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Brook trout, Salmon, Lake trout, Pike etc.
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Insect activity in Labrador heats up in late June with the emergence of large stoneflies and mayflies. July is caddis month when the evening hatch can approach blizzard conditions. Mayflies predominate in August along with a few lingering large tan caddis.
By September, the weather has cooled and large streamers are the most productive. Labrador Brook trout and Landlocked salmon will pounce on a dry fly, nymph or streamer, giving you the opportunity to implore different techniques during your stay.
Lake trout and Northern pike populations are abundant and fly fishing for them can be extremely exhilarating. Large streamer patterns, fished on a floating line, imitate native baitfish. More often than not, this technique provokes a vicious, predatory strike that will leave even the most seasoned angler in awe.
The majority of Lake trout are in the 5 to 15 lb class, Northern pike range from 5 to 25 lbs. Both Northerns and Lakers must measure a minimum of 28 inches to be retained. Pan-sized Brook trout and salmon under 12 inches are fair game for shore lunches.
The Labrador interior boasts one of the last remaining strongholds on Earth for trophy Brook trout. It is no surprise that this species is highly regarded among legions of fly fisherman.
The Labrador Brook trout’s distinctive marbled pattern and remarkable color variations are magnificent. Combine the Brook trout’s sheer beauty with blistering runs, acrobatic aerial displays and pristine, unspoiled wilderness and you have all the ingredients necessary for the trip of a lifetime.
Labrador Brook trout range in size from 1 to 10 pounds and are abundant In the Atikonak system. Brook trout are carnivorous. Tactics and fly selection vary depending on the time of year.
Lake trout are found throughout the Atikonak River early in the season, and most are caught on large streamers. The majority of Lake trout here are in the 5 to 15 pound class, although many large fish, some up to 40 pounds have been hooked, on occasion.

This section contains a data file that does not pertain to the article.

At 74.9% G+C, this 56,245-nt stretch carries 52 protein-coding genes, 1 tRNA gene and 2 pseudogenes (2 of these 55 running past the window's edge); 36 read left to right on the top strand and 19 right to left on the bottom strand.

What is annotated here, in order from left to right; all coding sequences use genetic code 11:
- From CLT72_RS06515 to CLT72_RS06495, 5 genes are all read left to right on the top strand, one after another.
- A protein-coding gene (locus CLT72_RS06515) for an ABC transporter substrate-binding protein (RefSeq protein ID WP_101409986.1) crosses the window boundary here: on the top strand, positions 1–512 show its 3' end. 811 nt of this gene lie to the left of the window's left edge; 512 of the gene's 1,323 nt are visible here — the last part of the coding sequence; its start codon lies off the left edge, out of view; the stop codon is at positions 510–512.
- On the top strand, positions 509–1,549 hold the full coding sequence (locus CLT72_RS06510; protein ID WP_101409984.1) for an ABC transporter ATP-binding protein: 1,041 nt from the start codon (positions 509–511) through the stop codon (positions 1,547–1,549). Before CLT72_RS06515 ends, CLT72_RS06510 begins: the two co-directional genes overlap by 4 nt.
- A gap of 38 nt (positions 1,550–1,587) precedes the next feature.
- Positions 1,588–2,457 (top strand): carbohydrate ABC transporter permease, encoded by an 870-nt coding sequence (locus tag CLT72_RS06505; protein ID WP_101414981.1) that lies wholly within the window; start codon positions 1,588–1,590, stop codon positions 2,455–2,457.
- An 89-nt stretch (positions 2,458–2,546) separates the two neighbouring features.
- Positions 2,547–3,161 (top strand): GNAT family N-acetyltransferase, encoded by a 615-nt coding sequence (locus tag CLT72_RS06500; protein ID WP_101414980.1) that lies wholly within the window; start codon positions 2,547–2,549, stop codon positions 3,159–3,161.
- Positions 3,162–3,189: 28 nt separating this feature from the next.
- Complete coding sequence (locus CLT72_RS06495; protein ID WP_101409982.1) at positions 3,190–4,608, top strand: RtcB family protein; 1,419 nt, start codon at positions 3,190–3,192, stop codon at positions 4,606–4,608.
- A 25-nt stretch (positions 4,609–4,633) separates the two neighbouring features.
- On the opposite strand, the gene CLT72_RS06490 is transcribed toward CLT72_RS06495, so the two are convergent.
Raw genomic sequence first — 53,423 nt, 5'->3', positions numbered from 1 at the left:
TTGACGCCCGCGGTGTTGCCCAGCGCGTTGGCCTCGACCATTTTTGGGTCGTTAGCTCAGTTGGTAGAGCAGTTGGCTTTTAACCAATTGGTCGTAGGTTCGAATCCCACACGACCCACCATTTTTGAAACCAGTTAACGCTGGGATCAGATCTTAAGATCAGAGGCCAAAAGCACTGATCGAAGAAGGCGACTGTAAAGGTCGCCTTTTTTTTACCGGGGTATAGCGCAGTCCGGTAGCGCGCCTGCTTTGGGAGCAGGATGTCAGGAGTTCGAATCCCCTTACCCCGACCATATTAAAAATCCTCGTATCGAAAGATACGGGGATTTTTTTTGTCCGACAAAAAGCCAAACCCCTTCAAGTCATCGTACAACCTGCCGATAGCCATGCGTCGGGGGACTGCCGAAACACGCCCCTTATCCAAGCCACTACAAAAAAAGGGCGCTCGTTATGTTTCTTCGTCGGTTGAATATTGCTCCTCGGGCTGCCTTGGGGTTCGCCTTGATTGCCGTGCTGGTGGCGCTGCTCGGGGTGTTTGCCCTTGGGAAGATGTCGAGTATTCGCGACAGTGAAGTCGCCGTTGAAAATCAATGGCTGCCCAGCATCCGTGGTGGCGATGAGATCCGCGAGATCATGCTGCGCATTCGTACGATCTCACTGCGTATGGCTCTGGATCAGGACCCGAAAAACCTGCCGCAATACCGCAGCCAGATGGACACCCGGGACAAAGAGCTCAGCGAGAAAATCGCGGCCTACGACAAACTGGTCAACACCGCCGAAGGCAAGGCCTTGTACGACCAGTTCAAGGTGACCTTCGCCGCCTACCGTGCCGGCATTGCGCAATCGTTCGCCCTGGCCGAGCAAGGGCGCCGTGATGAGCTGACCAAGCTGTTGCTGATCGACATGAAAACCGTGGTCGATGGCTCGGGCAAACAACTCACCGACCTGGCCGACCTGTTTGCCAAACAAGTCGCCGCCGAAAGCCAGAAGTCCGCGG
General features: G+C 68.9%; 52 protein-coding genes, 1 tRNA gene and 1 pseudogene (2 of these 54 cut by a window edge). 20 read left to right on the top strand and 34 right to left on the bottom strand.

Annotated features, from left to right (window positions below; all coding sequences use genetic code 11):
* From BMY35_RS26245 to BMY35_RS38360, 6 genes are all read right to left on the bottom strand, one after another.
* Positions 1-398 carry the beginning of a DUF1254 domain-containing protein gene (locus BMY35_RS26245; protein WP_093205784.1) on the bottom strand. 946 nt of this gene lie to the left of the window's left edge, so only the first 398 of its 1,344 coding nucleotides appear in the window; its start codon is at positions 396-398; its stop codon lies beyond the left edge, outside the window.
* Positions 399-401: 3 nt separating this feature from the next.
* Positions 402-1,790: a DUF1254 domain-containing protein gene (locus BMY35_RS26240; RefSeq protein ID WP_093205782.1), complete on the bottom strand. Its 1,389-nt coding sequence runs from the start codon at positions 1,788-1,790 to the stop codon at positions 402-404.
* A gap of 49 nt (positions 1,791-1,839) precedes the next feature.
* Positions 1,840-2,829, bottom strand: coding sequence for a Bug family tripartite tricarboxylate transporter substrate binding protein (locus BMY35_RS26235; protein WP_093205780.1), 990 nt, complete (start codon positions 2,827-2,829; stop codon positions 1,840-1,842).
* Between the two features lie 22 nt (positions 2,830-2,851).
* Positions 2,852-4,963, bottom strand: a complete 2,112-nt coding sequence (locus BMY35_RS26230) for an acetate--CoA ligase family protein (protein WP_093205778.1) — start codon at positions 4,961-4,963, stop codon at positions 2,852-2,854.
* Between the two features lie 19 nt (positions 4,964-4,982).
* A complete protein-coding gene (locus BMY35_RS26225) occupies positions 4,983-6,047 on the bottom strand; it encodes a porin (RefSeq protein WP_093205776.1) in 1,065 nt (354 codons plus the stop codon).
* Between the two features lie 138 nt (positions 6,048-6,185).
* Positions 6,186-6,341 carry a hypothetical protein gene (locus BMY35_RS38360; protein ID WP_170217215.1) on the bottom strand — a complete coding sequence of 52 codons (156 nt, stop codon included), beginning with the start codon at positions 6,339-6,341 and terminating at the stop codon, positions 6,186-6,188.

Like the Brook trout, Lakers require clear, cold and well oxygenated water. The Lake trout’s diet consists mainly of bait fish and insects.
Labrador Lake trout are worthy opponents. Their aggressive nature coupled with their size, equivocates into a game fish that is extremely amendable to pursue with a fly. They frequently prowl the shallows in spring hunting baitfish. If you can get the streamer in front of them, they will most certainly attack it.
Labrador’s Landlocked Salmon, commonly referred to as Ouananiche (pronounced wi-na-neesh) are a subspecies of the Atlantic salmon. Labrador is one of only a handful of destinations in the world where a quality Landlocked salmon fishery remains intact.
It is believed that near the end of the last ice age, glaciers and global water levels receded and Atlantic salmon became “land locked” or cut off from the ocean. Over time the species adapted and survived in the highly oxygenated headwaters of their respective natal systems.
Our Landlocked salmon range in size from 1 to 10 pounds and are explosive fighters, capable of powerful runs and aerial maneuvers, usually taking anglers deep into their backing.
Northern pike are the ultimate ambush predator, they often remain completely still as they wait for their prey, striking at the last second, with an incredible burst of acceleration.
Northern pike prefer a habitat that consists of shallow weed beds and rocky shoals where baitfish congregate, Labrador's Atikonak system provides just that.
The northern pike in Labrador range in size from 5 to 25 pounds and are abundant. Their predatory disposition, violent takes and screaming runs, make the Northern Pike a force to be reckoned with. At the very least, one afternoon should be devoted to enticing them with popping bugs.
Whitefish are common in this fishery and range from 1-7 pounds